Left to right. Black cherry bark removed, Black cherry bark on, Red oak, Shag bark hickory, Eastern cottonwood, White ash, Cherry plum and Silver maple. Whether I remove bark or leave depends on how "tight" I feel the bark is still attached to the piece. A piece of wood I cut and is seasoned 12 months or so is a better candidate for the bark to be left than a piece that has been drying on the ground for ??
 

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I cut some wild plum saplings in southern Virginia last year. Now that they are dry, the wood has shrunk more than the bark. I was hoping to get a blackthorn appearance, but it's not going to happen.
 

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I really like the looks of the cherry plum.

I'll be able to post pictures after our new camera cord arrives.

Rodney
 

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there nice looking shanks particularly like the ash and silver maple they will require a special topper and treatment or as we say it needs dressing . nothing like a well dressed stick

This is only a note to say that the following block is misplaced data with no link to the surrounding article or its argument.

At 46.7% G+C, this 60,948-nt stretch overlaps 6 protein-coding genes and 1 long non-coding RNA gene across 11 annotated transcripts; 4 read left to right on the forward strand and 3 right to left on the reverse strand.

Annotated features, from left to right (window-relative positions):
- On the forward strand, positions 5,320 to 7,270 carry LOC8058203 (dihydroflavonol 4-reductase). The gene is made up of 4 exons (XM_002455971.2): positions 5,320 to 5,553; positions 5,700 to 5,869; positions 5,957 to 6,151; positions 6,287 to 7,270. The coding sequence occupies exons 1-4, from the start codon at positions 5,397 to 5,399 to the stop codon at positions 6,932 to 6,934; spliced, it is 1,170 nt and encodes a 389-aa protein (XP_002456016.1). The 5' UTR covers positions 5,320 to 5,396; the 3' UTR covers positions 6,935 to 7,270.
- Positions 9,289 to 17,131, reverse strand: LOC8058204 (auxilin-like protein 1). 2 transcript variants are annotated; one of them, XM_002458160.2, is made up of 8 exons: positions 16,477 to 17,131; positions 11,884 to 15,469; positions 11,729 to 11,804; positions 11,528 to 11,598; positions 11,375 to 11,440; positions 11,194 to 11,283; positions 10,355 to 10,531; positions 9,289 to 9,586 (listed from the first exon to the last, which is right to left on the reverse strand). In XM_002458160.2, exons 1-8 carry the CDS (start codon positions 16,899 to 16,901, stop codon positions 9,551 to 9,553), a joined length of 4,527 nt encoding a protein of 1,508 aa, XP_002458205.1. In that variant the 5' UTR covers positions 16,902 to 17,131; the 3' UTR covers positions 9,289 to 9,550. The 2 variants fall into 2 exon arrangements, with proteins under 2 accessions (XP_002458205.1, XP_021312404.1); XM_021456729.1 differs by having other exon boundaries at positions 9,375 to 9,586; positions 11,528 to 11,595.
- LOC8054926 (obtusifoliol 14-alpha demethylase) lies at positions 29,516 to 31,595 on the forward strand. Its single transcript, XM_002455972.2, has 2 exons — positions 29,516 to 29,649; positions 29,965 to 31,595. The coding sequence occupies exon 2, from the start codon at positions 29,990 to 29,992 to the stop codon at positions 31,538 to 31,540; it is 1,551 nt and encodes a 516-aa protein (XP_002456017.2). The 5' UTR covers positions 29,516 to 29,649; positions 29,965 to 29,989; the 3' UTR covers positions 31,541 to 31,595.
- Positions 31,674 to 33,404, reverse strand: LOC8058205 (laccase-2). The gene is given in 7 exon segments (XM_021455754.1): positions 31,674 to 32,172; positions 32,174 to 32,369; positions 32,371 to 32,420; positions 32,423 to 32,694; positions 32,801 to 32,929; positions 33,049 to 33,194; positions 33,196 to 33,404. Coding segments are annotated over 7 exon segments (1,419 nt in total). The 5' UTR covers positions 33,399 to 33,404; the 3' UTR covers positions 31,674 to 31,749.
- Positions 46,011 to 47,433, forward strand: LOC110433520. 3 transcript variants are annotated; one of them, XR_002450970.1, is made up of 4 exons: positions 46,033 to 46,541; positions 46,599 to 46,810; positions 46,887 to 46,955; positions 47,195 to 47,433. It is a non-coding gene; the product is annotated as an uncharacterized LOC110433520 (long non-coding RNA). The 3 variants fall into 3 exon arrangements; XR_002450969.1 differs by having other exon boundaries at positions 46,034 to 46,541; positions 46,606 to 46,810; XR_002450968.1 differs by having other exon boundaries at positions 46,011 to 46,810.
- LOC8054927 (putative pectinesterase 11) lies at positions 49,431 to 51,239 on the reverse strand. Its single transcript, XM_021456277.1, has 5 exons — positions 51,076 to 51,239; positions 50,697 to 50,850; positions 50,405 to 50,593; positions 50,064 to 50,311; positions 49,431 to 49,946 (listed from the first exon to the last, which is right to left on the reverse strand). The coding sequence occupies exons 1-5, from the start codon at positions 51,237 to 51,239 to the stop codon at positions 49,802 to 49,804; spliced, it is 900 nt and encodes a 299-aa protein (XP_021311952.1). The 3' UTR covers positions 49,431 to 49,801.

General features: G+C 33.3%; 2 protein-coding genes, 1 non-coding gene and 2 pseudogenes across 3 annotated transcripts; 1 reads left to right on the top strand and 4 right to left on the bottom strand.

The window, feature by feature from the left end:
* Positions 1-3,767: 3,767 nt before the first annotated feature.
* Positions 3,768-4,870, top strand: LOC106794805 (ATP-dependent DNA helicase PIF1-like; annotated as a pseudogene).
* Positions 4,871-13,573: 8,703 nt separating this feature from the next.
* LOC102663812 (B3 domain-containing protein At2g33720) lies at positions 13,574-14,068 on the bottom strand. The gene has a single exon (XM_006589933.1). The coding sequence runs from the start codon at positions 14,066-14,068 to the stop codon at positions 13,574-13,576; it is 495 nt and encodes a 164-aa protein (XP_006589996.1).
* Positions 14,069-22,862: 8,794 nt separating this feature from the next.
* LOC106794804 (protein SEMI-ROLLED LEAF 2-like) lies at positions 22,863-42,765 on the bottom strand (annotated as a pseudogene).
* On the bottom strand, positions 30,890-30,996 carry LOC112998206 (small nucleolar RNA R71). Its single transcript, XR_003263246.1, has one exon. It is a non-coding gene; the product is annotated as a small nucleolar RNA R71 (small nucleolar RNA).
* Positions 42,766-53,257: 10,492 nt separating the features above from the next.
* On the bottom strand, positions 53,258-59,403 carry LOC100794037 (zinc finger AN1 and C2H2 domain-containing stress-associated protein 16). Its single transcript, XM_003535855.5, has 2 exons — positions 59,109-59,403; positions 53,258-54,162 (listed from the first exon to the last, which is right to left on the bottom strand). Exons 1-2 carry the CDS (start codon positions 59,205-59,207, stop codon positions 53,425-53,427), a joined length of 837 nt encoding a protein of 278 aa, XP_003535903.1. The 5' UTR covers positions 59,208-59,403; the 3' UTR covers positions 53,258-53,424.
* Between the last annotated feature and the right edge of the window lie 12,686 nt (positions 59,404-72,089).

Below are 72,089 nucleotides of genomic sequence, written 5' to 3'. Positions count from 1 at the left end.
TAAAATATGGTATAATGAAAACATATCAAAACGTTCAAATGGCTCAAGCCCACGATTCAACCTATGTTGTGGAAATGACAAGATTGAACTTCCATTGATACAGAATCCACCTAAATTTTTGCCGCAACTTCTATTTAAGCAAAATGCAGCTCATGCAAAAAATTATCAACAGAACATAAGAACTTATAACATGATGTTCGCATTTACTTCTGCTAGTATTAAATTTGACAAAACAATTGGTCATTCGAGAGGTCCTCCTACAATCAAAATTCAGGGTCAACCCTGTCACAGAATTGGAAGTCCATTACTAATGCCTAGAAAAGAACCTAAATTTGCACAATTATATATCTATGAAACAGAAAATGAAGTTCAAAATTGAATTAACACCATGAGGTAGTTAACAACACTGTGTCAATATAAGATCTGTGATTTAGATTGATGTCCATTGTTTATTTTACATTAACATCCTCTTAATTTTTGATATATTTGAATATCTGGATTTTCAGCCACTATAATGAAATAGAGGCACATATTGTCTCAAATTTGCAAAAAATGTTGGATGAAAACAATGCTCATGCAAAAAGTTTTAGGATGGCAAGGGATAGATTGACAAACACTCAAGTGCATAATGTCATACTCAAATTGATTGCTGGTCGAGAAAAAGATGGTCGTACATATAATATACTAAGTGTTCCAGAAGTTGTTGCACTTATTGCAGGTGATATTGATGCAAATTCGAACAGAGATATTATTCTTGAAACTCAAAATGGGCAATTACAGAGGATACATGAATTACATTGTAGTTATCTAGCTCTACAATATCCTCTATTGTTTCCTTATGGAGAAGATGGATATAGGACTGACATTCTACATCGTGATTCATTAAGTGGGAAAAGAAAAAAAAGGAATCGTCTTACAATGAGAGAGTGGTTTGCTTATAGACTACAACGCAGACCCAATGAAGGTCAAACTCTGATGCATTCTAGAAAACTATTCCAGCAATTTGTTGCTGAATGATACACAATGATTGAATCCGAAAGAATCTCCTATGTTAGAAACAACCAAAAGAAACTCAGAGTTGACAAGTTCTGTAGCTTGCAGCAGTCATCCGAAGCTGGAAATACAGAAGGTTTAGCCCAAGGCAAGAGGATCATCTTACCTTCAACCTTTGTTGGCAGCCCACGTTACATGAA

once the wood is seasoned it will tell you enough about the bark

The wild plum bark is a pity but if its going to come of its better to do so before you start but I am sure it will offer a opportunity to develop the shank in other ways .
 

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Discussion Starter · #19 ·
Here are some American hardwoods with the bark on (with the exception of the cherry on the far left) and sanded relatively smooth. All have had boiled linseed oil applied and a couple coats of spar urethane. I put the cherry bark removed next to the cherry bark on for the drastic difference that can be achieved from the same piece of wood, both are from the same sapling.

Left to right. Black cherry bark removed, Black cherry bark on, Red oak, Shag bark hickory, Eastern cottonwood, White ash, Cherry plum and Silver maple. Whether I remove bark or leave depends on how "tight" I feel the bark is still attached to the piece. A piece of wood I cut and is seasoned 12 months or so is a better candidate for the bark to be left than a piece that has been drying on the ground for ??
Those look great!
 

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Discussion Starter · #20 ·
I cut some wild plum saplings in southern Virginia last year. Now that they are dry, the wood has shrunk more than the bark. I was hoping to get a blackthorn appearance, but it's not going to happen.
That's what has happened with the yellow birch. I hope my sassafras bark stays in place. I really like the way it looks.